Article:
This is the most beautiful, touching, and emotional book about boxing, penned by a cut man who didn’t stumble into writing until he was in his sixties. Toole’s prose is sharp, lean, commanding, and coming from the mouth of truth. His gritty characters tell it and show it like it is, and it’s Toole’s ability to demonstrate the love trainers have for their boxers and passion for the pursuit of boxing, along with all the big hearts and often unseen vulnerability in the sport, that makes this story collection so open and heavy and heartfelt and breathing and alive.

By F.X. Toole,

Why should I read it?

1 author picked Rope Burns as one of their favorite books, and they share why you should read it.

What is this book about?

'Ring magic is different from the magic of the theatre, because the curtain never comes down - because the blood in the ring is real blood, and the broken noses and the broken hearts are real, and sometimes they are broken forever. Boxing is the magic of men in combat, the magic of will, and skill, and pain, and the risking of everything so you can respect yourself for the rest of your life.'The hermetic world of boxing is notoriously difficult for outsiders to understand, though it has provided a source of fascination to numerous writers, including Norman Mailer, A.J.…


Book cover of Sonny Liston Was a Friend of Mine

Jonathan Starke Author Of You've Got Something Coming

From my list on boxing with tough, vulnerable characters.

Who am I?

All these pugilistic narratives touch on people in hardship moving through dark spaces in their lives. I care about people on the fringes. I’ve known many people who have little or nothing. For a lot of my life, I’ve had little. I used to box. When something’s in your blood, you think about it every day. I can’t remember a day I haven’t thought about boxing. Once you’ve done it, it’s hard not to want to go back. You try to just pretend it away, but when it’s in you, it’s got hold. Because I understand this so well, feel it, have lived it, I absorb these boxing stories in a different kind of way. 

Jonathan's book list on boxing with tough, vulnerable characters

Jonathan Starke Why did Jonathan love this book?

The importance of these stories lies within the relatable concept of how people choose to medicate—through pills, alcohol, sex, distance, lies, boxing. Jones’s characters are full of grit and sharp tongues, broken bones, each pursuing a way out of the mediocre feeling of their existences. Some want to chase greatness, while most just dream of coming up out of the hole for a moment in hopes of seeing the light. What Jones teaches is that there’s always redemption in the beauty of the attempt. 

By Thom Jones,

Why should I read it?

1 author picked Sonny Liston Was a Friend of Mine as one of their favorite books, and they share why you should read it.

What is this book about?

Faber Stories, a landmark series of individual volumes, presents masters of the short story form at work in a range of genres and styles.

He met Liston's gaze but found it almost impossible to sustain eye contact. Soon it became an exercise in the control of fear. Sonny Liston gave Kid Dynamite the slightest hint of a smile and winked.

In the build-up to a fight, Kid Dynamite's head swirls - with thoughts of his estranged father, his difficult relationship with his stepfather, the time he met his hero, and the sense that his own life is reaching a moment…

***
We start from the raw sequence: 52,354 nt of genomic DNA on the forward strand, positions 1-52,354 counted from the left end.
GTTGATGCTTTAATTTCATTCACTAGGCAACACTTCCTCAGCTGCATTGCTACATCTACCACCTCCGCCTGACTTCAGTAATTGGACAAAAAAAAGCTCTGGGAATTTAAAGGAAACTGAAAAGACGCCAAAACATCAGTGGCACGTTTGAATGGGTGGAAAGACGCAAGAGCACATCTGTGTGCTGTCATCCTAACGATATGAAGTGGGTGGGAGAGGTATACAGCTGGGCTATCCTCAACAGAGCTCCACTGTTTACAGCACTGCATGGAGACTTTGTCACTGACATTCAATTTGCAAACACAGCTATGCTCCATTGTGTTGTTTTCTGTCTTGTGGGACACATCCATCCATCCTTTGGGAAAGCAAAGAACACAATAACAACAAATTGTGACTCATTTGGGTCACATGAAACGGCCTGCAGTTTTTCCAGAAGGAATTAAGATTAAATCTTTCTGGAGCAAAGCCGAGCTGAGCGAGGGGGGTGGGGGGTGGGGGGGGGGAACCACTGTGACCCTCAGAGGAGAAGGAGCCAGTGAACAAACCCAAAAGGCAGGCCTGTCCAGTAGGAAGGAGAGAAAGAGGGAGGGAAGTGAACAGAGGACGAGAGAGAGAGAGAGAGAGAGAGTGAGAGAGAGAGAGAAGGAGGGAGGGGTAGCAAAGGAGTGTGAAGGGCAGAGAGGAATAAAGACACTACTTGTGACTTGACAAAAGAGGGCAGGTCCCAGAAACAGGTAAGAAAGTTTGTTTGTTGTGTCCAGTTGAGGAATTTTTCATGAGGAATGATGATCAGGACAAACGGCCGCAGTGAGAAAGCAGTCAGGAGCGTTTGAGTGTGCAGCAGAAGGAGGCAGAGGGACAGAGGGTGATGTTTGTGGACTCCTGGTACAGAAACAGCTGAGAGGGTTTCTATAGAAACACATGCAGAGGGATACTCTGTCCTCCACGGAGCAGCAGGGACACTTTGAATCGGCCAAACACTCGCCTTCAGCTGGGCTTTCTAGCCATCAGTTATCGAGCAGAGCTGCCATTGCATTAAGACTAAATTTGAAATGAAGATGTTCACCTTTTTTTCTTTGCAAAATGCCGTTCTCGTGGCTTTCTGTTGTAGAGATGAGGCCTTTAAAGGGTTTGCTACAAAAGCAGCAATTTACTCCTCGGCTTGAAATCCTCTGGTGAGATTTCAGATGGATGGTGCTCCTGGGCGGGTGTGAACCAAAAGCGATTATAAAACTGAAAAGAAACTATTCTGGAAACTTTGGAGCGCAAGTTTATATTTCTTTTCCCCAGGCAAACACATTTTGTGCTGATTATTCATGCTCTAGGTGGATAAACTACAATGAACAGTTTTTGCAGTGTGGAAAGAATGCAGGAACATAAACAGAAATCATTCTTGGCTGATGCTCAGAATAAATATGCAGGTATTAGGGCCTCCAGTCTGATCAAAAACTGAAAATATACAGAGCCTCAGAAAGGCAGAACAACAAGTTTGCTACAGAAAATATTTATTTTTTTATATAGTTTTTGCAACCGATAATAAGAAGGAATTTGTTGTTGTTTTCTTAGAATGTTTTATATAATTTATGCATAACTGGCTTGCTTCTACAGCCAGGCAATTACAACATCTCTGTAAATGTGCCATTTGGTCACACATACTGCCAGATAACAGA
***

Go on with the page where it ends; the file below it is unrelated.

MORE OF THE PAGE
Book cover of Boxing's Greatest Fighters

Mark Allen Baker Author Of The World Colored Heavyweight Championship, 1876-1937

From my list on any fan of boxing.

Who am I?

Having written over twenty-five books, including ten books on boxing, I have been involved with the sport through my work as a historian for the International Boxing Hall of Fame. I also sit on the Board of Directors Connecticut Boxing Hall of Fame and have penned biographies on five members of the International Boxing Hall of Fame. My name is Mark Allen Baker, and I am a historian and award-winning author.

Mark's book list on any fan of boxing

Mark Allen Baker Why did Mark love this book?

"Who was/is the best...?" Perhaps in no sport is the question more asked and argued over than in boxing. And in boxing perhaps none is more qualified to answer the question than Bert Randolph Sugar. And while some fans may express outrage that Rocky Marciano barely makes the top twenty, and Marvin Hagler staggers into the top seventy-five, others will nod eagerly when they read that Harry Greb and Benny Leonard were better than just about anybody. Every fight fan on the planet, and maybe other planets as well, is familiar with the work of this prolific pugilistic pundit whose publications not only inform but entertain as well. Yep, it was Bert who put the Sugar in the sweet science!

By Bert Randolph Sugar,

Why should I read it?

1 author picked Boxing's Greatest Fighters as one of their favorite books, and they share why you should read it.

What is this book about?

Easily the most enduring of all sports questions is "Who was/is the best . . . ?" Perhaps in no sport is the question more asked and argued over than in boxing. And in boxing perhaps none is more qualified to answer the question than Bert Randolph Sugar.In Boxing's Greatest Fighters, not only does the former publisher of Ring Magazine tell us who the best fighters were, he lists them in order.Could Sugar Ray Robinson have beaten Muhammad Ali? Could Sugar Ray Leonard have beaten Sonny Liston? The answer, most experts agree, would be "no." But what if, as Bert…


Book cover of The Devil and Sonny Liston

Claudia Keenan Author Of Waking Dreamers, Unexpected American Lives: 1880-1980

From my list on on American culture that will surprise you.